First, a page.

Most of the relevant libinput fixes are in version 1.10.4 shipping in Ubuntu 18.04. Although it’s worth noting that libinput 1.11 will be even better for responsiveness and sensitivity.


I agree, the new release is stable and smooth, the only thing i have encountered till now that disappointed me a bit is the missing of gksu package and related, I used to install gnome-tweak to clean up the system and now that’s impossible because it needs that package. Despite that I am really satisfied of Ubuntu 18.04, they improved the system stability and fixed some bug included those regarding gnome-shell. :smiley:


@vanvugt in the alpha/beta phases I had the impression that the keyboard input lagged which went away at a certain point. But it was such a subtile lag that I didn’t want to open a bug for it. Was that an illusion or a real bug that got fixed?
Pretty strange question I know but I thought it somehow fits the libinput topic =]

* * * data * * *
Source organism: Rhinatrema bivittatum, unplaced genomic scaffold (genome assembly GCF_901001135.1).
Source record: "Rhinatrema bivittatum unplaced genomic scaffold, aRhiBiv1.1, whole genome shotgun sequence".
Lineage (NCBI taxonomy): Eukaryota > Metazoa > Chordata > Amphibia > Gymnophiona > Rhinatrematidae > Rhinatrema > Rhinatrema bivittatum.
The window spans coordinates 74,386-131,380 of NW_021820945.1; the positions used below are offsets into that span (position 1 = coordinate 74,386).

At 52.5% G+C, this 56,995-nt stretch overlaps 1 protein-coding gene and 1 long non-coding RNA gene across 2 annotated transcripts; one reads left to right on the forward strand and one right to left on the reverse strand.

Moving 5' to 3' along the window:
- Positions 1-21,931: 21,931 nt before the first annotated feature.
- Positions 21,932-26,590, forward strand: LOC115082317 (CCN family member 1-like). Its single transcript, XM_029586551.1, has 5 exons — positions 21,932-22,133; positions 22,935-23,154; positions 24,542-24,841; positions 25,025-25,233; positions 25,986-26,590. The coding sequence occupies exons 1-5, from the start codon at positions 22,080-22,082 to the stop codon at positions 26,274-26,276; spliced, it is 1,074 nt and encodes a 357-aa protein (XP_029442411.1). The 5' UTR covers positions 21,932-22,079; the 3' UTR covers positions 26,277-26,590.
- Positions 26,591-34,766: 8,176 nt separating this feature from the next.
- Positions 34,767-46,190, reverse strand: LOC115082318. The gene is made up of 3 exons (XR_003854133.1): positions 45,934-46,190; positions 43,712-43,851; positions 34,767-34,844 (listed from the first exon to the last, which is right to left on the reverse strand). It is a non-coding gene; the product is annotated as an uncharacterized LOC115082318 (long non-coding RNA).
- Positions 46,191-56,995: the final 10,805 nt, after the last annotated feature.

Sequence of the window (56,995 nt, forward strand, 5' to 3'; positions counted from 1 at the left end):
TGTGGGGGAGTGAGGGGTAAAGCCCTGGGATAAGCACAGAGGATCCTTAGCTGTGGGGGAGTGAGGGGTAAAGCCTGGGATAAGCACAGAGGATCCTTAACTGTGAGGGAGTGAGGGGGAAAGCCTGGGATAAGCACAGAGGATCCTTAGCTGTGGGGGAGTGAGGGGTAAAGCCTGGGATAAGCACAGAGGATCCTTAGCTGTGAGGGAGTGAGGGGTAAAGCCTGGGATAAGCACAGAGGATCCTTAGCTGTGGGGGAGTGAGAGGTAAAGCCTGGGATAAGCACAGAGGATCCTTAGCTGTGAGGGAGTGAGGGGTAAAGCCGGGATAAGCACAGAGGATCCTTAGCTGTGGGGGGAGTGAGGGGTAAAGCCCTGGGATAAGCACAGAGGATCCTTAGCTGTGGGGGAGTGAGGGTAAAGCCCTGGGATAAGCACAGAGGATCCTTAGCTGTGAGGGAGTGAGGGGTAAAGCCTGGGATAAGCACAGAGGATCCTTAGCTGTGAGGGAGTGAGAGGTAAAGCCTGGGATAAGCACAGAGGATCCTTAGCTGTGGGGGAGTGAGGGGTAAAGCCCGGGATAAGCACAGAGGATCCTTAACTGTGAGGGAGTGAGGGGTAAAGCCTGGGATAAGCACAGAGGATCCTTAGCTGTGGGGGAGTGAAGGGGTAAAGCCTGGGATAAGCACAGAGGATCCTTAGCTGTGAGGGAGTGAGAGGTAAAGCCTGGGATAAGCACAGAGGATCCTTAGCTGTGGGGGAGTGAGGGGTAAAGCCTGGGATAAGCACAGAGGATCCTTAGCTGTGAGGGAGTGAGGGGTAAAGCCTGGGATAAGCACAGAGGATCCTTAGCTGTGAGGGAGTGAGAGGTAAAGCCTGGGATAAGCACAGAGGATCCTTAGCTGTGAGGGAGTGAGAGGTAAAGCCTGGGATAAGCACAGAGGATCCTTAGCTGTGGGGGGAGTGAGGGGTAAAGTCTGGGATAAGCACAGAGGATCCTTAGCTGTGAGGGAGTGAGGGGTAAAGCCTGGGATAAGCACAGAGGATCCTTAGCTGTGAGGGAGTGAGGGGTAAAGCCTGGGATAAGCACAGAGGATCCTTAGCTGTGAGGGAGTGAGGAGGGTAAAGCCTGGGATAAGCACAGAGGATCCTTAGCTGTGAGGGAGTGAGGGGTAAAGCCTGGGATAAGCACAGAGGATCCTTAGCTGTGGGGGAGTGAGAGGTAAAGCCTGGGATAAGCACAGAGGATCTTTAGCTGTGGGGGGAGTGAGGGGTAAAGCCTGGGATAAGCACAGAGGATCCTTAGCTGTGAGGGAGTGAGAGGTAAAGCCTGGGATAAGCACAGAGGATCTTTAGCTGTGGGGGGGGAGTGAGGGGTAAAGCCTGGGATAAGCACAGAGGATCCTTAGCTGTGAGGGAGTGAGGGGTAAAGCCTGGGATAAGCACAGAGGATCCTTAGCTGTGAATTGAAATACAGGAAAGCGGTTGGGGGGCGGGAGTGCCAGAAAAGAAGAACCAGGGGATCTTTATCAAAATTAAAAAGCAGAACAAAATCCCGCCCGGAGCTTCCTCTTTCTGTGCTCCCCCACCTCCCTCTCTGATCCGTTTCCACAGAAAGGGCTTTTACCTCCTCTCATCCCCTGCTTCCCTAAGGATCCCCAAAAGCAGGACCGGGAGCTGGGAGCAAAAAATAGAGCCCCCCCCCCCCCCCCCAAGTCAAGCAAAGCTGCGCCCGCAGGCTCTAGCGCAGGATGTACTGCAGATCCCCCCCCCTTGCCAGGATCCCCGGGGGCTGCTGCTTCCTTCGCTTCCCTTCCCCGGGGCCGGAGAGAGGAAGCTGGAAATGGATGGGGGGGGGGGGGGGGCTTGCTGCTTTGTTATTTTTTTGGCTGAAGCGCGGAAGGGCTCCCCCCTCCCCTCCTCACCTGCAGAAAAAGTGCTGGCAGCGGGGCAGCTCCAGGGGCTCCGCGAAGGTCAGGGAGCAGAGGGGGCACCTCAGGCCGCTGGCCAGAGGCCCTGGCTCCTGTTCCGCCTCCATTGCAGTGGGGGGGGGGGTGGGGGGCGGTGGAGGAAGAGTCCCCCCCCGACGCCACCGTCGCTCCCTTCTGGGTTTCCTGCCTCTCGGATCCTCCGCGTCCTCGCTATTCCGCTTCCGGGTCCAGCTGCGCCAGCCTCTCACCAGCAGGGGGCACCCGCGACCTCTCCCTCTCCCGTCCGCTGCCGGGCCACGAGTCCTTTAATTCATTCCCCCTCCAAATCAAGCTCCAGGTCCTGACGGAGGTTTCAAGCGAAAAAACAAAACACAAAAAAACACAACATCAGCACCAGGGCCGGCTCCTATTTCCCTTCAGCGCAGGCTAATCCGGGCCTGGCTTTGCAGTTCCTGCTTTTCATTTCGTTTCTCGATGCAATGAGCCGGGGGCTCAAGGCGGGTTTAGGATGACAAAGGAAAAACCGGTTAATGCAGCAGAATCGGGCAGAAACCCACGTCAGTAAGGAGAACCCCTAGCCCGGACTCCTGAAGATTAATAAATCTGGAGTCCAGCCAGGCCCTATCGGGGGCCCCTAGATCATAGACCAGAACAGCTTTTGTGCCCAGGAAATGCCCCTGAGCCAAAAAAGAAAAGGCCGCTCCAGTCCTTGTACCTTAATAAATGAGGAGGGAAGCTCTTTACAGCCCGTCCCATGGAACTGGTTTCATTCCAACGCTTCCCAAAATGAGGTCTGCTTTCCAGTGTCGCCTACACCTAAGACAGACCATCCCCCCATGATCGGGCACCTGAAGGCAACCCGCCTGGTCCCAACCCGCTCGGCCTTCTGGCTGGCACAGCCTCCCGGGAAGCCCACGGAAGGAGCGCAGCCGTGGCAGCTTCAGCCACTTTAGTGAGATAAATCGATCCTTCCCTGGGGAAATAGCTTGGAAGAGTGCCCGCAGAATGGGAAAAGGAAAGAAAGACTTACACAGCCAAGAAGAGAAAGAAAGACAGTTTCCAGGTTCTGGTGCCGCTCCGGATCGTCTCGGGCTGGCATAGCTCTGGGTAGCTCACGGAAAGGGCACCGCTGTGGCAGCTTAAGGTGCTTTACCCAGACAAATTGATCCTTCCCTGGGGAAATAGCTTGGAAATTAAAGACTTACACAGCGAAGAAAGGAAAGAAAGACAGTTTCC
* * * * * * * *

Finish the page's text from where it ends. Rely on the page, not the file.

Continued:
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I don’t know about keyboard input. At least I never saw any performance work relating to keyboards. But such problems could have been anywhere in the input, accessibility or output (graphics) stacks.

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Please report that bug with ubuntu-bug gnome-tweaks, thanks! :slight_smile:

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Not sure I understand. @Pulicoti: Which tasks can’t gnome-tweaks accomplish without gksu?


Ok, Ubuntu tweak here but it wont install: https://launchpad.net/~trebelnik-stefina/+archive/ubuntu/ubuntu-tweak/+files/ubuntu-tweak_0.8.8-5~zesty_all.deb
Try to install and see… gksu is deprecated. It is removed from Debian, Ubuntu 18.04 and other newer Linux distribution version and so also gksu_2.0.2-9ubuntu1. And sorry, my bad it is not gnome-tweak but ubuntu tweak.